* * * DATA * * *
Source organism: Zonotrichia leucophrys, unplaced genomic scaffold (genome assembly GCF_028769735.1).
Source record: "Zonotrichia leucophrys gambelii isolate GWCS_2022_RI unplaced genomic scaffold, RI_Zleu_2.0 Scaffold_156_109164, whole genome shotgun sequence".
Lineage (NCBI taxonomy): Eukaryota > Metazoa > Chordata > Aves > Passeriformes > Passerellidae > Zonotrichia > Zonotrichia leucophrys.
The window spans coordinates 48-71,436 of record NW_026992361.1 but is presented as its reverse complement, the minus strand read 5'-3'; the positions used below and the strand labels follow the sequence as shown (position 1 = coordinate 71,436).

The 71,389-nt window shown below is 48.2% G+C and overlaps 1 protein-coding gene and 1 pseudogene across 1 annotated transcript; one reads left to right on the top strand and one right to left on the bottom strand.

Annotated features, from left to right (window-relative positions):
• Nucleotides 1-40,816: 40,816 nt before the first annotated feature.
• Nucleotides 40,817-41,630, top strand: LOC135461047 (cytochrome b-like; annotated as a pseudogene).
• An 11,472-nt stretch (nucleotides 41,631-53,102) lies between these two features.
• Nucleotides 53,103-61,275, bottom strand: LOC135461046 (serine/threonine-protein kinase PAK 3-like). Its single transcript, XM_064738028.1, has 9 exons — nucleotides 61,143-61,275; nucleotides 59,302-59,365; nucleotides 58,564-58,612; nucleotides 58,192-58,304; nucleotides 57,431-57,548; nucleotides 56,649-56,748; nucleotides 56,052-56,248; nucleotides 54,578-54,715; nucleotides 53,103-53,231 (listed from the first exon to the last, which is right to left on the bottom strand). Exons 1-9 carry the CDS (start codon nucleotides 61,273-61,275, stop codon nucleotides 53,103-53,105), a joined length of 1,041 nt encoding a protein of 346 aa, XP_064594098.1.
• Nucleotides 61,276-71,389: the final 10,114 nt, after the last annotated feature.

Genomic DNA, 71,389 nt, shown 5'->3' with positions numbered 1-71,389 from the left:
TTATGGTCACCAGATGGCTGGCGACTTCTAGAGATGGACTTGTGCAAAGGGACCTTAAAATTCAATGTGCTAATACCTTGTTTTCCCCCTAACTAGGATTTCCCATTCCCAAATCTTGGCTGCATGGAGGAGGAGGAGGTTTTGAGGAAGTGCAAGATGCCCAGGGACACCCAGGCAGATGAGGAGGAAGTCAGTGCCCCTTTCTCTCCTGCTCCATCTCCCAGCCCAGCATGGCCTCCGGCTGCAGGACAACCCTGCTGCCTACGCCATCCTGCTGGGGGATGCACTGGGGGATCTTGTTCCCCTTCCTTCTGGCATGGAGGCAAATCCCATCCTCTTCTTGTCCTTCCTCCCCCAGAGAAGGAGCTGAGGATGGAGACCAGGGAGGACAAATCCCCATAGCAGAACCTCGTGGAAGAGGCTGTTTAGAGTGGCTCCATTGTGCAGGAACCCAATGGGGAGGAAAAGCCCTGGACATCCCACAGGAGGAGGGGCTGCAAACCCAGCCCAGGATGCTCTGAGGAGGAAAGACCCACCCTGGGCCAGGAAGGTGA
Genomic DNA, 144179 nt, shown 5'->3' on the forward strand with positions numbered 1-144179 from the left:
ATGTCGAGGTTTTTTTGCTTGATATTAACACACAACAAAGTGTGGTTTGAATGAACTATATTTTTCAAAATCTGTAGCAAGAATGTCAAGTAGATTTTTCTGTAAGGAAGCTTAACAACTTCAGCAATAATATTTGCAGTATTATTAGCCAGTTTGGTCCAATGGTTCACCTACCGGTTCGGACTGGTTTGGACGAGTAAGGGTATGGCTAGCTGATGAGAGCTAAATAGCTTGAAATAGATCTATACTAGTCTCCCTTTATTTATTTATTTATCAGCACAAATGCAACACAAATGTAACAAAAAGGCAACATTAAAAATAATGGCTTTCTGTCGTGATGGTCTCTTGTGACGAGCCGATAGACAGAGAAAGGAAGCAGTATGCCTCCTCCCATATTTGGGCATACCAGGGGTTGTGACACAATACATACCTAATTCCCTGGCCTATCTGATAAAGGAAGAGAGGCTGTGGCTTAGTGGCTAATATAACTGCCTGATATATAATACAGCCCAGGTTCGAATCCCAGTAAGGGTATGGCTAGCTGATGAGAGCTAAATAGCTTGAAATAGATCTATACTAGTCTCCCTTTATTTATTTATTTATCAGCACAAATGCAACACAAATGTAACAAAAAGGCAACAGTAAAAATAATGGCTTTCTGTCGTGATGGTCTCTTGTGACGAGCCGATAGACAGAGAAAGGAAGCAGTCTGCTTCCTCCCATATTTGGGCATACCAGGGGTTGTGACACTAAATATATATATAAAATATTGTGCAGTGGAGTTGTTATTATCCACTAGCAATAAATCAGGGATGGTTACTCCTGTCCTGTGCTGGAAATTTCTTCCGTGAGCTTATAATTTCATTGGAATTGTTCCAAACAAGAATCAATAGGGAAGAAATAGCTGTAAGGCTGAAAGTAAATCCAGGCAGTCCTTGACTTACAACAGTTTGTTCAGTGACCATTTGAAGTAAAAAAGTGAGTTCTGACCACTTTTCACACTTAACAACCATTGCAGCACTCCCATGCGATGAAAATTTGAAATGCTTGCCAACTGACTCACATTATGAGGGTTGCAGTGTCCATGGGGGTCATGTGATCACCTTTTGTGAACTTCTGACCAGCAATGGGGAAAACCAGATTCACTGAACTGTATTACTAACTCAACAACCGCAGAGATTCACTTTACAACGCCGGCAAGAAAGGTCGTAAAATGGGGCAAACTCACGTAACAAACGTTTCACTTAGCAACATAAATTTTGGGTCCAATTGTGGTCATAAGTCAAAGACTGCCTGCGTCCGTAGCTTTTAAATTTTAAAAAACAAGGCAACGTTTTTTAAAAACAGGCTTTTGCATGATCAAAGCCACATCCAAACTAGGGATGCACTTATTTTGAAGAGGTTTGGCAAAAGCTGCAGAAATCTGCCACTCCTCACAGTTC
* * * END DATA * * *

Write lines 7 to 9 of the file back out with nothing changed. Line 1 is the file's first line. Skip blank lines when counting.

• Nucleotides 1-40,816: 40,816 nt before the first annotated feature.
• Nucleotides 40,817-41,630, top strand: LOC135461047 (cytochrome b-like; annotated as a pseudogene).
• An 11,472-nt stretch (nucleotides 41,631-53,102) lies between these two features.